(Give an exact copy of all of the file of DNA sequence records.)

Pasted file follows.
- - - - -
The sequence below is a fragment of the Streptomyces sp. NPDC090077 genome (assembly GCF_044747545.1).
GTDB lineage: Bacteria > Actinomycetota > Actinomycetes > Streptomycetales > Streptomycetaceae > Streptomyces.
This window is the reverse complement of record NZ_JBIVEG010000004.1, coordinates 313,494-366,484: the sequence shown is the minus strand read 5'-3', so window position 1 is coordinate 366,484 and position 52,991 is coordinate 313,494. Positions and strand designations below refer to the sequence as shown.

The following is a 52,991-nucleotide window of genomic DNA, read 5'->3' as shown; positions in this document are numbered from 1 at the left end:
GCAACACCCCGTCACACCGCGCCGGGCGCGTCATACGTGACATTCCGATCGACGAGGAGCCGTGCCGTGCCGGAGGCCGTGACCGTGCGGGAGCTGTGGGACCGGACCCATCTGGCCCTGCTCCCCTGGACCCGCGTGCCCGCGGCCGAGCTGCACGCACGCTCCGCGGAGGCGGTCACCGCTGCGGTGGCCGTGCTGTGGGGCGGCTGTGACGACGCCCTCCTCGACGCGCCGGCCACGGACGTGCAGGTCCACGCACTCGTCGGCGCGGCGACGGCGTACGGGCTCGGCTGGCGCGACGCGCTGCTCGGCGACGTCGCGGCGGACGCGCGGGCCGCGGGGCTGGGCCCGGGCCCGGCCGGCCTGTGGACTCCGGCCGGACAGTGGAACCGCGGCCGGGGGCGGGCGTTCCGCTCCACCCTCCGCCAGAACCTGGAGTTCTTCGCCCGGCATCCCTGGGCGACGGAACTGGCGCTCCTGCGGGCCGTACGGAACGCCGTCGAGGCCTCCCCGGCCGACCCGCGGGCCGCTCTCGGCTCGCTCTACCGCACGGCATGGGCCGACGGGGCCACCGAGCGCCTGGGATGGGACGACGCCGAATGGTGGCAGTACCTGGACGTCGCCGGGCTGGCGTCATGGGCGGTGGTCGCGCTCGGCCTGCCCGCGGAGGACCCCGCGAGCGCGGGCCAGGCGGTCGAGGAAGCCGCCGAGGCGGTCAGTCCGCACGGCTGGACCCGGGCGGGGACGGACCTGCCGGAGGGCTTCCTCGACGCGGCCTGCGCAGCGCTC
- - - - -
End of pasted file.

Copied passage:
The sequence below is a fragment of the Streptomyces sp. NPDC090077 genome (assembly GCF_044747545.1).
GTDB lineage: Bacteria > Actinomycetota > Actinomycetes > Streptomycetales > Streptomycetaceae > Streptomyces.
This window is the reverse complement of record NZ_JBIVEG010000004.1, coordinates 313,494-366,484: the sequence shown is the minus strand read 5'-3', so window position 1 is coordinate 366,484 and position 52,991 is coordinate 313,494. Positions and strand designations below refer to the sequence as shown.

The following is a 52,991-nucleotide window of genomic DNA, read 5'->3' as shown; positions in this document are numbered from 1 at the left end:
GCAACACCCCGTCACACCGCGCCGGGCGCGTCATACGTGACATTCCGATCGACGAGGAGCCGTGCCGTGCCGGAGGCCGTGACCGTGCGGGAGCTGTGGGACCGGACCCATCTGGCCCTGCTCCCCTGGACCCGCGTGCCCGCGGCCGAGCTGCACGCACGCTCCGCGGAGGCGGTCACCGCTGCGGTGGCCGTGCTGTGGGGCGGCTGTGACGACGCCCTCCTCGACGCGCCGGCCACGGACGTGCAGGTCCACGCACTCGTCGGCGCGGCGACGGCGTACGGGCTCGGCTGGCGCGACGCGCTGCTCGGCGACGTCGCGGCGGACGCGCGGGCCGCGGGGCTGGGCCCGGGCCCGGCCGGCCTGTGGACTCCGGCCGGACAGTGGAACCGCGGCCGGGGGCGGGCGTTCCGCTCCACCCTCCGCCAGAACCTGGAGTTCTTCGCCCGGCATCCCTGGGCGACGGAACTGGCGCTCCTGCGGGCCGTACGGAACGCCGTCGAGGCCTCCCCGGCCGACCCGCGGGCCGCTCTCGGCTCGCTCTACCGCACGGCATGGGCCGACGGGGCCACCGAGCGCCTGGGATGGGACGACGCCGAATGGTGGCAGTACCTGGACGTCGCCGGGCTGGCGTCATGGGCGGTGGTCGCGCTCGGCCTGCCCGCGGAGGACCCCGCGAGCGCGGGCCAGGCGGTCGAGGAAGCCGCCGAGGCGGTCAGTCCGCACGGCTGGACCCGGGCGGGGACGGACCTGCCGGAGGGCTTCCTCGACGCGGCCTGCGCAGCGCTC